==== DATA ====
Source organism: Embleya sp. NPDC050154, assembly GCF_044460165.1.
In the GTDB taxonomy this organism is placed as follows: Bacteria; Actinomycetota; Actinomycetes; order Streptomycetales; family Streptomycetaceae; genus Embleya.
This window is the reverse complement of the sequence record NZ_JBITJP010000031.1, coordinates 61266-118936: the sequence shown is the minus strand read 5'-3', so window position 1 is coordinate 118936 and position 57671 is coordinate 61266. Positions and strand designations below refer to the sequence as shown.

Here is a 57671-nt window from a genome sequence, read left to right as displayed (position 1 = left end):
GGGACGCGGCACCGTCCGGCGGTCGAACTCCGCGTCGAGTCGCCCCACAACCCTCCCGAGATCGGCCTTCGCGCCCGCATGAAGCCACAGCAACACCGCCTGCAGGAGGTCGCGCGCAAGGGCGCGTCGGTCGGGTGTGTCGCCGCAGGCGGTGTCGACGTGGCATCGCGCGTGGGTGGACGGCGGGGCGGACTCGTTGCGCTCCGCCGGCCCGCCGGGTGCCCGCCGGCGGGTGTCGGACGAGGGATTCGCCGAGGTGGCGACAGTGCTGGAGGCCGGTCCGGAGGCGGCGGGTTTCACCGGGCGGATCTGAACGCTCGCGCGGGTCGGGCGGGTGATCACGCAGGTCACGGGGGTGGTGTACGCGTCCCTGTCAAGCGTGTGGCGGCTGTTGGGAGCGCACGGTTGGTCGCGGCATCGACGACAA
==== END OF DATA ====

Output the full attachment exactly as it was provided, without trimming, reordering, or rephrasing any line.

Source organism: Embleya sp. NPDC050154, assembly GCF_044460165.1.
In the GTDB taxonomy this organism is placed as follows: Bacteria; Actinomycetota; Actinomycetes; order Streptomycetales; family Streptomycetaceae; genus Embleya.
This window is the reverse complement of the sequence record NZ_JBITJP010000031.1, coordinates 61266-118936: the sequence shown is the minus strand read 5'-3', so window position 1 is coordinate 118936 and position 57671 is coordinate 61266. Positions and strand designations below refer to the sequence as shown.

Here is a 57671-nt window from a genome sequence, read left to right as displayed (position 1 = left end):
GGGACGCGGCACCGTCCGGCGGTCGAACTCCGCGTCGAGTCGCCCCACAACCCTCCCGAGATCGGCCTTCGCGCCCGCATGAAGCCACAGCAACACCGCCTGCAGGAGGTCGCGCGCAAGGGCGCGTCGGTCGGGTGTGTCGCCGCAGGCGGTGTCGACGTGGCATCGCGCGTGGGTGGACGGCGGGGCGGACTCGTTGCGCTCCGCCGGCCCGCCGGGTGCCCGCCGGCGGGTGTCGGACGAGGGATTCGCCGAGGTGGCGACAGTGCTGGAGGCCGGTCCGGAGGCGGCGGGTTTCACCGGGCGGATCTGAACGCTCGCGCGGGTCGGGCGGGTGATCACGCAGGTCACGGGGGTGGTGTACGCGTCCCTGTCAAGCGTGTGGCGGCTGTTGGGAGCGCACGGTTGGTCGCGGCATCGACGACAA